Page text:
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Atlantic Meridional Overturning Circulation Slowdown Causes Widespread Cooling In The Atlantic Stuart A. Cunningham Scottish Association for Marine Science.

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Presentation on theme: "Atlantic Meridional Overturning Circulation Slowdown Causes Widespread Cooling In The Atlantic Stuart A. Cunningham Scottish Association for Marine Science."— Presentation transcript:

1 Atlantic Meridional Overturning Circulation Slowdown Causes Widespread Cooling In The Atlantic Stuart A. Cunningham Scottish Association for Marine Science Christopher D. Roberts 3, Eleanor Frajka-Williams 2, William E. Johns 4, Will Hobbs 5, Matthew D. Palmer 3, Darren Rayner 1, David A. Smeed 1, Gerard McCarthy 1 1 National Oceanography Centre Southampton, 2 University of Southampton, 3 Met Office, Exeter, 4 RSMAS, University of Miami, 5 IMAS, Hobart.

2 OHC error ~=0.2x10 22 J A cold subtropical North Atlantic

3 Spatial and Temporal Pattern of Ocean Heat Content in the North Atlantic ( seasonal cycle removed & 0 to 2000 m) Enhanced Ocean Data Assimilation and Climate Prediction EN3 v2a gridded objective analysis of quality-controlled sub-surface temperature observations (Ingleby and Huddleston 2007,

4 OHC (10 22 J) : Feb 2004

5 OHC (10 22 J) : Aug 2004

6 OHC (10 22 J) : April 2005

7 OHC (10 22 J) : Aug 2005

8 OHC (10 22 J) : Sept 2006

9 OHC (10 22 J) : May 2007

10 OHC (10 22 J) : Oct 2009

11 OHC (10 22 J) : March 2010

12 OHC (10 22 J) : Jan 2011

13 OHC (10 22 J) : Sept 2011

14 Observing the AMOC and Associated Heat Flux 41°N Johns, W. E., et al., (2011). "Continuous, array-based estimates of Atlantic Ocean heat transport at 26.5°N." J. Clim. 24(10): Hobbs, W. R. and J. K. Willis (2012). "Midlatitude North Atlantic heat transport: A time series based on satellite and drifter data." J. Geophys. Res. 117(C01008): doi: /2011JC

15 Subtropical Atlantic Heat Budget (0-2000m) S’ 26.5°N N’ 41.0°N F’ surface flux 0 m 2000 m

16 Meridional Heat Transport and Divergence 1/4/04 to 31/3/09MeanSD 26.5°N °N °N /4/08 to 31/3/10MeanSD 26.5°N °N °N

17 Ocean Heat Content

18 ERA-Interim surface flux anomalies

19 Relative Heat Content Change Palmer & Haines (2009): Estimating oceanic heat content change using isotherms, J.Clim, 22,

20 What generates the MLD (  >14°C) temperature anomalies?

21 Summary 1.Sustained cooling in upper 2 km of subtropical Atlantic between OHC change partitioned equally between the seasonal mixed layer >14°C and deep ocean. 3.Reduced AMOC at 26.5°N is the largest contributor to reduced MHT divergence. 4.In seasonal mixed layer heat loss is due to atmospheric heat loss (60%) and MHT divergence (40%). 5.Results emphasise the role for the ocean in the North Atlantic climate system on seasonal to interannual timescales and suggest a role for the AMOC in setting sub- surface temperature anomalies. 6.These anomalies have previously been linked to re-emerging SST patterns and subsequent NAO anomalies.

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23 Need to do a bit about re-emergence/SST patterns and link to NAO (Taws). Then say we identify the OHC change due to divergence as responsible.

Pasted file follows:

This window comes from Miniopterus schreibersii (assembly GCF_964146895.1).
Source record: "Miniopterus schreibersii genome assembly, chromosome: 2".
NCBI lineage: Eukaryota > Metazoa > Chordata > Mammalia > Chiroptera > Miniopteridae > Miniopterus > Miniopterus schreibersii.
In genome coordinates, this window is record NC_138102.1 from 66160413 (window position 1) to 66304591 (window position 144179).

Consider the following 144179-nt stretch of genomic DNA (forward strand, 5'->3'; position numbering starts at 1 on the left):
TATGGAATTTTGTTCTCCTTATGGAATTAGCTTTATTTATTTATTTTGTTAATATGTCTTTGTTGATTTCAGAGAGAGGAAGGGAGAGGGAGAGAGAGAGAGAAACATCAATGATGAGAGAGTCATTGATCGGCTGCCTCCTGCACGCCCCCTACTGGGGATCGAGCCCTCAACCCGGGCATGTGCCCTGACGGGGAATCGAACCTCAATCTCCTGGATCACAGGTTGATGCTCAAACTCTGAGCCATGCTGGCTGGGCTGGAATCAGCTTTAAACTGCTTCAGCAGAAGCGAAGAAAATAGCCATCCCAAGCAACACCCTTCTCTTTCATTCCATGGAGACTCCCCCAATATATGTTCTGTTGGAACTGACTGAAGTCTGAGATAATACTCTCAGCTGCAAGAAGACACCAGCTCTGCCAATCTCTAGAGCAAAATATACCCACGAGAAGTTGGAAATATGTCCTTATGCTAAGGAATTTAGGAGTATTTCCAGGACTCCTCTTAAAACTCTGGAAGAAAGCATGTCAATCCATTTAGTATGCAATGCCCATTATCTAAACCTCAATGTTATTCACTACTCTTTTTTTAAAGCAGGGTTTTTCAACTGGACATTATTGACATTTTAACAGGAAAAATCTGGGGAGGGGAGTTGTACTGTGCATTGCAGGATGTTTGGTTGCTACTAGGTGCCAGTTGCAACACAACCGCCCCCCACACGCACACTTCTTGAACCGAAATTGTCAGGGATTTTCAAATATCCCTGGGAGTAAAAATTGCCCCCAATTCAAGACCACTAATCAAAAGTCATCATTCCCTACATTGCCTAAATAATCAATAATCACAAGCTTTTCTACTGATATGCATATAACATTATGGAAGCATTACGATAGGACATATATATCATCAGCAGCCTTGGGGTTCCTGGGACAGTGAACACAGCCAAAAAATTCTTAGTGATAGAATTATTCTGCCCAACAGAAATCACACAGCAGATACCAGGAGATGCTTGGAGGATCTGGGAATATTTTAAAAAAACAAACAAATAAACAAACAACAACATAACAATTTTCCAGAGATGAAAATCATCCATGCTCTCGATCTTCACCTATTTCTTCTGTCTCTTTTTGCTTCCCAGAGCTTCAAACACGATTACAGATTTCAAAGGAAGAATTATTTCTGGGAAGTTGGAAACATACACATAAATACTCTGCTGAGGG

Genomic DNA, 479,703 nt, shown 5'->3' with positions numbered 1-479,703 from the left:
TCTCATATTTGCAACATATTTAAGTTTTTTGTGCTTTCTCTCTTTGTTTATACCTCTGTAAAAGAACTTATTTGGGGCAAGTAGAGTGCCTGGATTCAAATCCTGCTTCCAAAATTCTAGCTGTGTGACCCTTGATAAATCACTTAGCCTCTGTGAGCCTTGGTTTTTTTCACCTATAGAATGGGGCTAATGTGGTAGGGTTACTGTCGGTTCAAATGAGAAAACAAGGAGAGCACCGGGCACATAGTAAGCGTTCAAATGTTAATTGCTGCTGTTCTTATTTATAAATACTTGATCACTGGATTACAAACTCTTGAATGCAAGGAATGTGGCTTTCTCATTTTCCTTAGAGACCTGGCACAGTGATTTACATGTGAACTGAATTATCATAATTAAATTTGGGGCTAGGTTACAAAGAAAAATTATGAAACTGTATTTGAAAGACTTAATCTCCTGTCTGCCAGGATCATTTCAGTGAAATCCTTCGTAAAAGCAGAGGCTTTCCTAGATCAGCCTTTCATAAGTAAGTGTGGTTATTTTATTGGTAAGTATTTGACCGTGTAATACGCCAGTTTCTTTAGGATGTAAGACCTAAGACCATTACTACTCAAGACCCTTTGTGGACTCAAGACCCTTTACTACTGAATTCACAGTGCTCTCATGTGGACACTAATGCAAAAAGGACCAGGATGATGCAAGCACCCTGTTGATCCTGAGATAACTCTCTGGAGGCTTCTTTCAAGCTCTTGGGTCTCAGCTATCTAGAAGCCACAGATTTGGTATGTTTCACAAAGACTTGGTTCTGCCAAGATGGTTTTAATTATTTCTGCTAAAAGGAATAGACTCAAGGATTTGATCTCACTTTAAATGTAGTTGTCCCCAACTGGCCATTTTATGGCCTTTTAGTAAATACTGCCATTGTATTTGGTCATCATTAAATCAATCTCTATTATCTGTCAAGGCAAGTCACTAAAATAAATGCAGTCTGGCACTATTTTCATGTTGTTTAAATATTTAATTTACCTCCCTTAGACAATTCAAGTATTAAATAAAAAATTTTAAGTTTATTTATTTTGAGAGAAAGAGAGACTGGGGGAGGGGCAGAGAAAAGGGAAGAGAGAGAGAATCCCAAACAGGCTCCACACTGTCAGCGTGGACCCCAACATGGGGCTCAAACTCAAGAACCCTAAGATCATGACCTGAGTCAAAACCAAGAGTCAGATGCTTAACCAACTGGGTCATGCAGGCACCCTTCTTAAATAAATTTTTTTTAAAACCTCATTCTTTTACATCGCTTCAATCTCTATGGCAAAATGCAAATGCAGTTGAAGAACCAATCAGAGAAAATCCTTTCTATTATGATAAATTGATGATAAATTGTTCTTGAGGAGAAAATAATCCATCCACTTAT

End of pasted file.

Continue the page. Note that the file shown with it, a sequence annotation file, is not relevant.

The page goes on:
24 OHC Errors

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26 Ekman and Geostrophic Heat Transport Variability

27 Interannual Variability What happened to the MOC in ? Table of annual changes (Std of annual means): Layer (change) Mean [Sv]Std [Sv]Mean [Sv] MOC (-5.9) Gulf Stream (-1.1) Ekman (-1.8) Upper mid-ocean (-3.2) UNADW ( m) (1.2) LNADW ( m) (4.0)

28 RAPID MOC: , Ekman constant What happened to the MOC in , not directly due to Ekman? Table of annual changes (Ekman fixed): Layer (change) Mean [Sv]Std [Sv]Mean [Sv] MOC (-4.4) Gulf Stream (-1.1) Ekman (0) Upper mid-ocean (+3.2) UNADW ( m) (-0.7) LNADW ( m) (-3.3) Longer duration (18-month) slowdown of the MOC: seen in the Gulf Stream, upper mid-ocean and LNADW.

29 MOC timeseries and related data products are available from Data from individual instruments are available from Gulf Stream, MOC, Ekman & Upper Mid-Ocean Transports (10-day & 3-month, low-pass filtered) Gulf Stream MOC Ekman Upper Mid-Ocean LNADW (3-5km) UNADW (1.1-3km)

30 Meridional Heat Transport Time Series Johns, et al. (2011), Continuous array-based estimates of Atlantic Ocean Heat Transport at 26.5N, JClim

31 Meridional Heat Transport at 26.5°N Contribution to Q net by spatially correlated v,T variability across interior from argo data.. Q GS → Cable voltage calibrated for temperature transport, (Shoosmith et al., 2005) r = 0.94, σ = 0.1 PW Q Ek → ECMWF ERA Interim wind stress (daily) Reynolds SST (weekly) Q WBW → Directly calculated from moored CM’s/thermistors in Abaco WB array Q INT → Zonally-averaged interior transport profile from endpoint geostrophic moorings Seasonally-varying interior hyrdographic climatology (Hydrobase, R. Curry) merged with argo data.

32 Ocean Heat Content

33 26.5°N 1.26±0.11 PW Hobbs & 41°N 0.48±0.11 PW TF08 error bars Coupled models (CM2.1, CCSM4) Radiation balance residual (NCEP,ECMWF,TF08)l Global hydro inverse (Ganachaud) Air-sea flux climatology (Large) RAPID & 41N: Direct Residual Radiation Balance, Climatologies and Direct Estimates Atlantic Ocean Heat Transport Estimates

34 Overturning and Gyre Heat Transport

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38 Atlantic Meridional Overturning Circulation Slowdown Causes Widespread Cooling In The Atlantic Stuart A. Cunningham Scottish Association for Marine Science, Oban Christopher D. Roberts 3, Eleanor Frajka-Williams 2, William E. Johns 4, Will Hobbs 5, Matthew D. Palmer 3, Darren Rayner 1, David A. Smeed 1, Gerard McCarthy 1 1 National Oceanography Centre Southampton, 2 University of Southampton, 3 Met Office, Exeter, 4 RSMAS, University of Miami, 5 IMAS, Hobart.


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